The other day we asked for prayers for a very ill unborn baby. Thank you to all who have been praying. Could we ask that you keep this baby and his mum, who has gone into very difficult labour, in your prayers. The doctors say that the wee one won’t survive and we indeed need a miracle.

Cardinal Winning Pro-Life Initiative's photo.

WYD Concert


This July, Sr Andrea will be one of the leaders of a group of pilgrims who are heading to World Youth Day in Krakow – many of whom are volunteers for the Cardinal Winning Pro-Life Initiative.

In order to make this pilgrimage a reality – the group need to raise funds for travel and accommodation costs.

Please support this event by coming along to the concert they have organised. There will be some great entertainment through a mix of musical genres and it’s BYOB too – why not make a wee night of it.

April 29th 2016

Fri 7:30 PM · 13-15 Southpark Terrace, Glasgow, Lanarkshire G12 8LG

Easter Sunday


The Easter Exsultet (The most beautiful prayer of the Church) proclaimed last night:  “Rejoice, heavenly powers! Rejoice, O Earth! Rejoice, O Mother Church!  For Christ has ransomed us with his blood, and paid for us the price of Adam’s sin to our Eternal Father!”

We press the issue and boldly sing that ancient text, “What good would life have been to us, had Christ not come as our Redeemer?  Father, how wonderful your care for us! How boundless your merciful love!  To ransom a slave, you gave away your Son.” He is risen! Anyone who has faith and contemplates the Resurrection of Christ simply cannot live an ordinaryexistence anymore. Our response to Christ’s victory over death is proclamation.  This news simply must be shared and all people deserve an opportunity to hear it! Happy Easter!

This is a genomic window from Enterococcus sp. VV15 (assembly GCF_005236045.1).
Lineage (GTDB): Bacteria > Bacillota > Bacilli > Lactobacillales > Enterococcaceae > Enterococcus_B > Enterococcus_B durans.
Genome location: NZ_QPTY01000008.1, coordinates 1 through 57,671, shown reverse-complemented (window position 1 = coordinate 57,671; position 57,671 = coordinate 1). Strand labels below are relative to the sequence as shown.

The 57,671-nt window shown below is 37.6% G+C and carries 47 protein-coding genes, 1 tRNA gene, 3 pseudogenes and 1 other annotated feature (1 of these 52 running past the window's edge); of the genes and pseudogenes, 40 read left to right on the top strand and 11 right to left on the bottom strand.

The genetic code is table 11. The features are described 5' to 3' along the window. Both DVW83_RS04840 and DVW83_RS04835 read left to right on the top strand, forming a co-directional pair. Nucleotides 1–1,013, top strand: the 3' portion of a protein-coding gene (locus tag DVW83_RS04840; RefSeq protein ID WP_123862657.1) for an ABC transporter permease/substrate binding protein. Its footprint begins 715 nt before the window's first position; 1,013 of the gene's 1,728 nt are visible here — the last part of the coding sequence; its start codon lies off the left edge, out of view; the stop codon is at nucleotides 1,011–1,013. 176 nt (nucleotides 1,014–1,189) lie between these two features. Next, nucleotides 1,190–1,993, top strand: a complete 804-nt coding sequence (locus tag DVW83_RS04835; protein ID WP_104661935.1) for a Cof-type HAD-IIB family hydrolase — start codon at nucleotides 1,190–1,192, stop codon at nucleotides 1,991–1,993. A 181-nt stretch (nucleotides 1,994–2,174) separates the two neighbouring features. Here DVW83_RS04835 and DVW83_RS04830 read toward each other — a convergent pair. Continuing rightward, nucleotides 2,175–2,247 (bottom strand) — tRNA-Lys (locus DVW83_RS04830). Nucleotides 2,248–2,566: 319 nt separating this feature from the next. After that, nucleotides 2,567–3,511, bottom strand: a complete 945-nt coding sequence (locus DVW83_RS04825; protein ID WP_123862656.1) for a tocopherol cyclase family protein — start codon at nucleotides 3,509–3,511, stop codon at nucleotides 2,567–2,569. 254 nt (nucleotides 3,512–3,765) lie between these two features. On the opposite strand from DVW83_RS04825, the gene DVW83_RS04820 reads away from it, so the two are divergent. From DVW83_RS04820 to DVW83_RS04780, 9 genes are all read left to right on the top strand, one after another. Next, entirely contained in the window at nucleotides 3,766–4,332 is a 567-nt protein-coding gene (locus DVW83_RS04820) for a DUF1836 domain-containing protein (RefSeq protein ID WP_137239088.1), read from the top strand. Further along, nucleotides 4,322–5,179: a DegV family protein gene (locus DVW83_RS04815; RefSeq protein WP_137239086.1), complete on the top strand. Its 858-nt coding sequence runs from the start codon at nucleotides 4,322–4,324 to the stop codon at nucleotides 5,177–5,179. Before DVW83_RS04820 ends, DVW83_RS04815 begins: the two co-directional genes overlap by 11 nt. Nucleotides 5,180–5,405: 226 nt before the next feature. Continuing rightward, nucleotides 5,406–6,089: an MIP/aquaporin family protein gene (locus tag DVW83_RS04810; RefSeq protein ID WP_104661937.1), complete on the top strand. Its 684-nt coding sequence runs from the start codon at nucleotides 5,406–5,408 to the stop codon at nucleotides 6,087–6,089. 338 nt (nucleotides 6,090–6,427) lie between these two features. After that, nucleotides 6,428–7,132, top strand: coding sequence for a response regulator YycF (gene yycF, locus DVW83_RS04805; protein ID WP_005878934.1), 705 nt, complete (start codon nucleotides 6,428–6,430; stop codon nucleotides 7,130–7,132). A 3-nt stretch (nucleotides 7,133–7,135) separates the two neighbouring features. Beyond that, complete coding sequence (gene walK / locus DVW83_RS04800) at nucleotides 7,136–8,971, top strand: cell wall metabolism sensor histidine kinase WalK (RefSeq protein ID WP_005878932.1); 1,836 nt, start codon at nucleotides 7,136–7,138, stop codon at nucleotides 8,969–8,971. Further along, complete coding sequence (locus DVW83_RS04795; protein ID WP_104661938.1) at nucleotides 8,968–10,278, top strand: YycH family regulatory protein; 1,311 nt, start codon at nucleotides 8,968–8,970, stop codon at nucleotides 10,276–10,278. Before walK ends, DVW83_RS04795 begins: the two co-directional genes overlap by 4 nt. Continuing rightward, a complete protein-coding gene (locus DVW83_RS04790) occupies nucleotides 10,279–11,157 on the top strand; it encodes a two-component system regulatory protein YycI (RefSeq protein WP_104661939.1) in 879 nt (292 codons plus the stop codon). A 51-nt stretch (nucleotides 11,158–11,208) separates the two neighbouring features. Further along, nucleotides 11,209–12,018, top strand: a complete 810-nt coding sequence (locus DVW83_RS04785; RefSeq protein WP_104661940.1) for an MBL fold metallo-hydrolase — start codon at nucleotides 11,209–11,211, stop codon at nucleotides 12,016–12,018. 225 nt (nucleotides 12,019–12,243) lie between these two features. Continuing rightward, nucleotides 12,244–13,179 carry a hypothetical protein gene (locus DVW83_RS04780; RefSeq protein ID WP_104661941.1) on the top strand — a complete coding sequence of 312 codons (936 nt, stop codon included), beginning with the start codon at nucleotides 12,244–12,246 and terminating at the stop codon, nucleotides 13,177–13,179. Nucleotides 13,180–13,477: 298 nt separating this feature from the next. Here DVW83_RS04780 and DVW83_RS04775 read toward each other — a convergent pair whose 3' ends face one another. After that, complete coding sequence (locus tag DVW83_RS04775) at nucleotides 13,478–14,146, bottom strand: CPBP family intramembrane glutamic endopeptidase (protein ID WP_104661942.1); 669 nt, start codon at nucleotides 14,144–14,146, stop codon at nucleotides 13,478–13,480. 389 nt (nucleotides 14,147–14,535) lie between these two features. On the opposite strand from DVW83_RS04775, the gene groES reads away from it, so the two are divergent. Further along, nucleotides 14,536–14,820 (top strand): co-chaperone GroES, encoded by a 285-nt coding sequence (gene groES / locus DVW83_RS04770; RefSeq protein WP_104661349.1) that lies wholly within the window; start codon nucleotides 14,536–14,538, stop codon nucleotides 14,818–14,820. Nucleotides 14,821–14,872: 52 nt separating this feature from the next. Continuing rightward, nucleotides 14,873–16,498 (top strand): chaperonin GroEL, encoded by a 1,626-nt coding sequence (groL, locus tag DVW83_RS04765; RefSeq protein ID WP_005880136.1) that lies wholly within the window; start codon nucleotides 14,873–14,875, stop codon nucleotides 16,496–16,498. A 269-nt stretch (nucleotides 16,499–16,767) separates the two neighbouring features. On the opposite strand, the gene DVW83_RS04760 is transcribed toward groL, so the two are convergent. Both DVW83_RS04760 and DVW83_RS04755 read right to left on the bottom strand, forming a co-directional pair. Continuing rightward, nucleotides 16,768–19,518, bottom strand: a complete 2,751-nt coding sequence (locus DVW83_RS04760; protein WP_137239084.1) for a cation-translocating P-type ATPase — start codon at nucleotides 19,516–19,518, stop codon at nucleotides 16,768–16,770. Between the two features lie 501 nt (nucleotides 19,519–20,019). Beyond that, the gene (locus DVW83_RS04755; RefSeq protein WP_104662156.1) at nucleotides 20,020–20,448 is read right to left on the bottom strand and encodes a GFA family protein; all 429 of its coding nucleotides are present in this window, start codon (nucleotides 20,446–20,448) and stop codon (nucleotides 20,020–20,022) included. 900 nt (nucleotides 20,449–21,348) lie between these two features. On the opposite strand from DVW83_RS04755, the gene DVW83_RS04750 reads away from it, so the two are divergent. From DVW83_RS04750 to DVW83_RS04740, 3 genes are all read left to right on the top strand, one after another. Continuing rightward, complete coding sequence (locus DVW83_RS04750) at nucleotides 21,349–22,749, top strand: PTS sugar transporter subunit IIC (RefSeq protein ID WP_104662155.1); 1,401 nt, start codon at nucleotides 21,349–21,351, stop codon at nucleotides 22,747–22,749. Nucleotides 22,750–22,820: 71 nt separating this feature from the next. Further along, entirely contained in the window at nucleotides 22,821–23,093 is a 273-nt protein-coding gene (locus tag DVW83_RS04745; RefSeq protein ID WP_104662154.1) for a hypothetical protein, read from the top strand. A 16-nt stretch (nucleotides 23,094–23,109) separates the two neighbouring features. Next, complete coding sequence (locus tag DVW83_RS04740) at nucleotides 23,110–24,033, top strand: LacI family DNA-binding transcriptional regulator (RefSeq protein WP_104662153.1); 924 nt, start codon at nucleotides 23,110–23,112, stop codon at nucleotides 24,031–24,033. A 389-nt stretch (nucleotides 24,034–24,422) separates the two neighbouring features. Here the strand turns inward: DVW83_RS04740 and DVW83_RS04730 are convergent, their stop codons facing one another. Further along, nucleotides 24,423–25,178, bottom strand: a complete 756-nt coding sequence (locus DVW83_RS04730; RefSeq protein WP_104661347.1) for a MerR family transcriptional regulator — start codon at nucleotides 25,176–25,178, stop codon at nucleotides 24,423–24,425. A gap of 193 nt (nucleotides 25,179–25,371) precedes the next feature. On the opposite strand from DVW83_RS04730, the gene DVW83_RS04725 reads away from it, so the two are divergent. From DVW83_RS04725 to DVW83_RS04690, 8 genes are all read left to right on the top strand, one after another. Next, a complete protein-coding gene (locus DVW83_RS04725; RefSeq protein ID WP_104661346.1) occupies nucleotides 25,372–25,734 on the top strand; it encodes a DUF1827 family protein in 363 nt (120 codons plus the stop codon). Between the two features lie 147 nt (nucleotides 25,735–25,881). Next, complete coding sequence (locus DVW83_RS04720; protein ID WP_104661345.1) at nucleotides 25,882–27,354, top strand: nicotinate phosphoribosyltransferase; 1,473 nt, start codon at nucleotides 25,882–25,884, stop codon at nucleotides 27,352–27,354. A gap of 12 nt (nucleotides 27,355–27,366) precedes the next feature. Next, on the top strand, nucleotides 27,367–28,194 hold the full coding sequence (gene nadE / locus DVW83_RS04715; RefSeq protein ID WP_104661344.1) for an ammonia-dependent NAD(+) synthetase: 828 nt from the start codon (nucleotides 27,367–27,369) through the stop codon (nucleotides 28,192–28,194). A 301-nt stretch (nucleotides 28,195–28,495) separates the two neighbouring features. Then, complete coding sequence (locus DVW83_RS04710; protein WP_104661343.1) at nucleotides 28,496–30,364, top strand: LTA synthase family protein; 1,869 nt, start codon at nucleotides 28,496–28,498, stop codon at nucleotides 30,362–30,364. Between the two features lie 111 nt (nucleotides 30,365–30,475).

Good Friday


479502887 275a9098eb Interesting Good Friday Images

On Good Friday, the entire Church fixes her gaze on the Cross at Calvary. Each member of the Church tries to understand at what cost Christ has won our redemption. In the solemn ceremonies of Good Friday, in the Adoration of the Cross, in the chanting of the ‘Reproaches’, in the reading of the Passion, and in receiving the pre-consecrated Host, we unite ourselves to our Savior, and we contemplate our own death to sin in the Death of our Lord.

The Church – stripped of its ornaments, the altar bare, and with the door of the empty tabernacle standing open – is as if in mourning. In the fourth century the Apostolic Constitutions described this day as a ‘day of mourning, not a day of festive joy,’ and this day was called the ‘Pasch (passage) of the Crucifixion.’

The liturgical observance of this day of Christ’s suffering, crucifixion and death evidently has been in existence from the earliest days of the Church. No Mass is celebrated on this day, but the service of Good Friday is called the Mass of the Presanctified because Communion (in the species of bread) which had already been consecrated on Holy Thursday is given to the people .

Traditionally, the organ is silent from Holy Thursday until the Alleluia at the Easter Vigil , as are all bells or other instruments, the only music during this period being unaccompanied chant.